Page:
An interesting aspect of the proposal in this paper of introducing the fractal index α, is that this index is complementary with respect to the texture parameters. This complementariness arises from the fact that the fractal index is adapted to the shape of the internal structures of the nodule, and therefore appears as significant after the enhancement of the image. On the other hand the raw image has too much noise, which gives rise to artifacts when computing the fractal index. The fractal dimension is a real number that generalizes the concept of ordinary dimension for geometric objects. This process also provides data regarding phenomena like deformation, remodeling, breakup and repair. Cancer in general is associated with a disruption of tissue architecture due to the interaction between cells and stroma [13], and fractal-shape parameters could be descriptors of the cell-stroma system. On the other hand, there is a fractal relationship between the degree of apparent heterogeneity of local tissue and the resolution of the measurement, when heterogeneity provides no uniformity in the cell organs examined.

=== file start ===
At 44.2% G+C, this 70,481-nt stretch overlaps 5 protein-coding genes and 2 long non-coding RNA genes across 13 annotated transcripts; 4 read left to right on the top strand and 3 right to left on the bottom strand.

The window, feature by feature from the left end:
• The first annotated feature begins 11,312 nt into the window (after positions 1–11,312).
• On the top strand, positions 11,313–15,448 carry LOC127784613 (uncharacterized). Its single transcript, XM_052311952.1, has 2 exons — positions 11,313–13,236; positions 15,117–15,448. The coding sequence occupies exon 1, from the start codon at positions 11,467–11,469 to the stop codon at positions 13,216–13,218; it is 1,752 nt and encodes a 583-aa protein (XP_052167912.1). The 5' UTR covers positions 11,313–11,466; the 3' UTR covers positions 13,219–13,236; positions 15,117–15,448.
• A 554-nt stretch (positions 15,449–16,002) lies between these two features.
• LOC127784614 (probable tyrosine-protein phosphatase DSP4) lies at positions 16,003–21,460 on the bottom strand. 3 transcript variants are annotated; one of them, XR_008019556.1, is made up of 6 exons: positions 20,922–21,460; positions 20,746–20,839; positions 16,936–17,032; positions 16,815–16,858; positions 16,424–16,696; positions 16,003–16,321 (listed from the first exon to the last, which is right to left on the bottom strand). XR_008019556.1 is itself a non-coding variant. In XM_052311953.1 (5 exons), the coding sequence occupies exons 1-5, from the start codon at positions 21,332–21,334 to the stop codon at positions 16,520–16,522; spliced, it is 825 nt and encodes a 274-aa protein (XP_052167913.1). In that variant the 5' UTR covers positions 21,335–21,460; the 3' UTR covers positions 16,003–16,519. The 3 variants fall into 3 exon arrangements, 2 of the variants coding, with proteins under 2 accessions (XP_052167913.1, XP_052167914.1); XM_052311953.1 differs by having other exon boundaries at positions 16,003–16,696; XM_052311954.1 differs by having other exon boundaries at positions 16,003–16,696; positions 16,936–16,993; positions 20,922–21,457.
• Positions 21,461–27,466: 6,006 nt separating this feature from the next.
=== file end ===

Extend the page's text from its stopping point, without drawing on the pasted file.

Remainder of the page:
Fractal dimension has been applied in ultrasound echo signals to detect tissue tumors [14, 15]. Texture parameters and fractal Higuchi dimension of the ultrasound series detected prostate cancer in small tissue regions with an accuracy of 91% [15]. Zheng et al. [16] applied fractal Brownian motion and k means cluster analysis to detect breast cancer with a recognition rate of 94.5% for malignant tumors. In the present work, we analyzed 23 nodes (12 of them malignant), and applied an algorithm to compute the inner area (white space) and its perimeter. We assume a power model between the perimeter of the inner structure of the ganglia and the area. Difference of fractal dimension between malignant and non malignant nodes was significant, and less in malignant nodes. A possible cause of this slight reduction in fractal dimension of malignant nodes is that cell membranes spread to take the form of a lower energy structure like a circle, therefore, diminishing the fractal dimension of a neoplasic node [13]. In this way, Kikuchi et al. [17] showed that sonography of solid components in cystic epithelial ovarian cancers had a fractal structure, and the mean fractal dimension decreased from 1.26 for serous intracystic components to 1.18 for clear cell adenocarcinoma. In our study the mean fractal dimension was more than 1, meaning the topological line dimension, and it decreased from 1.53 for benign nodes to 1.47 for malignant nodes, the same proportion of the Kikuchi study.